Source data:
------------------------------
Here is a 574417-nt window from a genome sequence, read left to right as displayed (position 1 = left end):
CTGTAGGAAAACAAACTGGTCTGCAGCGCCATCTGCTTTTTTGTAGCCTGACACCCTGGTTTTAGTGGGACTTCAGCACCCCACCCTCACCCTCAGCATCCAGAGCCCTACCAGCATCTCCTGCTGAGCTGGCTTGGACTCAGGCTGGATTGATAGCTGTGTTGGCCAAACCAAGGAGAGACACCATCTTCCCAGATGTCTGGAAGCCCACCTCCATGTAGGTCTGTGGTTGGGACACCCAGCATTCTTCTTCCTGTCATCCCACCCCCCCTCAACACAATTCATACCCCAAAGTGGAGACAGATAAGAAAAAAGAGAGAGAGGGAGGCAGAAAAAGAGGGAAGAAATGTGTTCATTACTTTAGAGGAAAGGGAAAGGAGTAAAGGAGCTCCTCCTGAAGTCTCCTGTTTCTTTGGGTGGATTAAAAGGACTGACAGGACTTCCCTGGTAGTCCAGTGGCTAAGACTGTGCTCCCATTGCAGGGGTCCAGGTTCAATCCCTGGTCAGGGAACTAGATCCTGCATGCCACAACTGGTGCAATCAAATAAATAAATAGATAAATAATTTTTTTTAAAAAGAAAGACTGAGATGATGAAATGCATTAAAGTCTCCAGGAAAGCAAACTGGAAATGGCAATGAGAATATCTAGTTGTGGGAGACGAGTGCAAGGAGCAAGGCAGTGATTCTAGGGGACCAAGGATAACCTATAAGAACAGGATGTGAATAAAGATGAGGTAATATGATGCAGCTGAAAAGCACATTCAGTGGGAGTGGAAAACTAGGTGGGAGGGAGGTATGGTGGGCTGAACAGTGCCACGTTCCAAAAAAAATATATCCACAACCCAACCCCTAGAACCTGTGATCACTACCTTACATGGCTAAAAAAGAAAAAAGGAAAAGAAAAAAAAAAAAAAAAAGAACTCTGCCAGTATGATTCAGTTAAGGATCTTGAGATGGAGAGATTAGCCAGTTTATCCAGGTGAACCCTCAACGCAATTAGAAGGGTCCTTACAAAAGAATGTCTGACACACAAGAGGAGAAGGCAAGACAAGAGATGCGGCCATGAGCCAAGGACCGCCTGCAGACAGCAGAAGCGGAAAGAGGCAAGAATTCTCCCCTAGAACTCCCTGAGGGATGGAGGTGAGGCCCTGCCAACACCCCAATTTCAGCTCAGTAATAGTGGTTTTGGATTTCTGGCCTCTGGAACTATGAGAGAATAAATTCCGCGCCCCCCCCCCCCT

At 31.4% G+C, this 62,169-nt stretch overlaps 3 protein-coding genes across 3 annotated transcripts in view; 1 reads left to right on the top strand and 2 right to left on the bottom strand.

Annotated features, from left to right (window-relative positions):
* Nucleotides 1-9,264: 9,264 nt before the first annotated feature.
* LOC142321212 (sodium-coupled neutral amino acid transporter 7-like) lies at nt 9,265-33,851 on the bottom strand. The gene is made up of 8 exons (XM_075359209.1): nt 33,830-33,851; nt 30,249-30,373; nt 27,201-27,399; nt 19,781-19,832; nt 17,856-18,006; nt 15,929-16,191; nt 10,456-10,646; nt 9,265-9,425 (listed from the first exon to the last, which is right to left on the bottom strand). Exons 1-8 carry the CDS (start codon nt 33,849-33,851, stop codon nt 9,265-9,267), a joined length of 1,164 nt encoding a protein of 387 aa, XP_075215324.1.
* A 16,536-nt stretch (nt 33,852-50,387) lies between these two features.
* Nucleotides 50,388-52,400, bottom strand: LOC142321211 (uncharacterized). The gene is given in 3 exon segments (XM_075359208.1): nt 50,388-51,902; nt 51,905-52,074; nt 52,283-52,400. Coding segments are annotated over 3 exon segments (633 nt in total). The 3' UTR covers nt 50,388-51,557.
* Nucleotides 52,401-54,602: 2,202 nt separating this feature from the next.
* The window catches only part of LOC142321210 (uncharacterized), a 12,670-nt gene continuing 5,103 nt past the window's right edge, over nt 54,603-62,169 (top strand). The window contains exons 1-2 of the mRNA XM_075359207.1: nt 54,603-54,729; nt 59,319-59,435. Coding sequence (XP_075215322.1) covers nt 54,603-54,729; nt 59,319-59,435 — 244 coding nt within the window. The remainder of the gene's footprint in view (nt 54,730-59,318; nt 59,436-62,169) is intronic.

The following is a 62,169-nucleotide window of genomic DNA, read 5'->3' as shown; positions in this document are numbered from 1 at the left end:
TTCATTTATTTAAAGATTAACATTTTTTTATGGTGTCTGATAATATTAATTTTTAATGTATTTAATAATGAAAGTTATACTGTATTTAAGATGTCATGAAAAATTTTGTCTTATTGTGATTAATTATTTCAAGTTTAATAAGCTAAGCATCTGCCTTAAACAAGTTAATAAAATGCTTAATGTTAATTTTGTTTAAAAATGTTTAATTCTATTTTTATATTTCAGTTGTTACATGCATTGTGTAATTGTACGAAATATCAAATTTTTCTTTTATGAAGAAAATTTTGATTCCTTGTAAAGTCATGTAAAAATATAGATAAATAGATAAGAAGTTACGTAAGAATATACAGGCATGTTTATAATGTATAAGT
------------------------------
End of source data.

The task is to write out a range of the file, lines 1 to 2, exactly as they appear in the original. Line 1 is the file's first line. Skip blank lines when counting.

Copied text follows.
Here is a 574417-nt window from a genome sequence, read left to right as displayed (position 1 = left end):
CTGTAGGAAAACAAACTGGTCTGCAGCGCCATCTGCTTTTTTGTAGCCTGACACCCTGGTTTTAGTGGGACTTCAGCACCCCACCCTCACCCTCAGCATCCAGAGCCCTACCAGCATCTCCTGCTGAGCTGGCTTGGACTCAGGCTGGATTGATAGCTGTGTTGGCCAAACCAAGGAGAGACACCATCTTCCCAGATGTCTGGAAGCCCACCTCCATGTAGGTCTGTGGTTGGGACACCCAGCATTCTTCTTCCTGTCATCCCACCCCCCCTCAACACAATTCATACCCCAAAGTGGAGACAGATAAGAAAAAAGAGAGAGAGGGAGGCAGAAAAAGAGGGAAGAAATGTGTTCATTACTTTAGAGGAAAGGGAAAGGAGTAAAGGAGCTCCTCCTGAAGTCTCCTGTTTCTTTGGGTGGATTAAAAGGACTGACAGGACTTCCCTGGTAGTCCAGTGGCTAAGACTGTGCTCCCATTGCAGGGGTCCAGGTTCAATCCCTGGTCAGGGAACTAGATCCTGCATGCCACAACTGGTGCAATCAAATAAATAAATAGATAAATAATTTTTTTTAAAAAGAAAGACTGAGATGATGAAATGCATTAAAGTCTCCAGGAAAGCAAACTGGAAATGGCAATGAGAATATCTAGTTGTGGGAGACGAGTGCAAGGAGCAAGGCAGTGATTCTAGGGGACCAAGGATAACCTATAAGAACAGGATGTGAATAAAGATGAGGTAATATGATGCAGCTGAAAAGCACATTCAGTGGGAGTGGAAAACTAGGTGGGAGGGAGGTATGGTGGGCTGAACAGTGCCACGTTCCAAAAAAAATATATCCACAACCCAACCCCTAGAACCTGTGATCACTACCTTACATGGCTAAAAAAGAAAAAAGGAAAAGAAAAAAAAAAAAAAAAAGAACTCTGCCAGTATGATTCAGTTAAGGATCTTGAGATGGAGAGATTAGCCAGTTTATCCAGGTGAACCCTCAACGCAATTAGAAGGGTCCTTACAAAAGAATGTCTGACACACAAGAGGAGAAGGCAAGACAAGAGATGCGGCCATGAGCCAAGGACCGCCTGCAGACAGCAGAAGCGGAAAGAGGCAAGAATTCTCCCCTAGAACTCCCTGAGGGATGGAGGTGAGGCCCTGCCAACACCCCAATTTCAGCTCAGTAATAGTGGTTTTGGATTTCTGGCCTCTGGAACTATGAGAGAATAAATTCCGCGCCCCCCCCCCCCT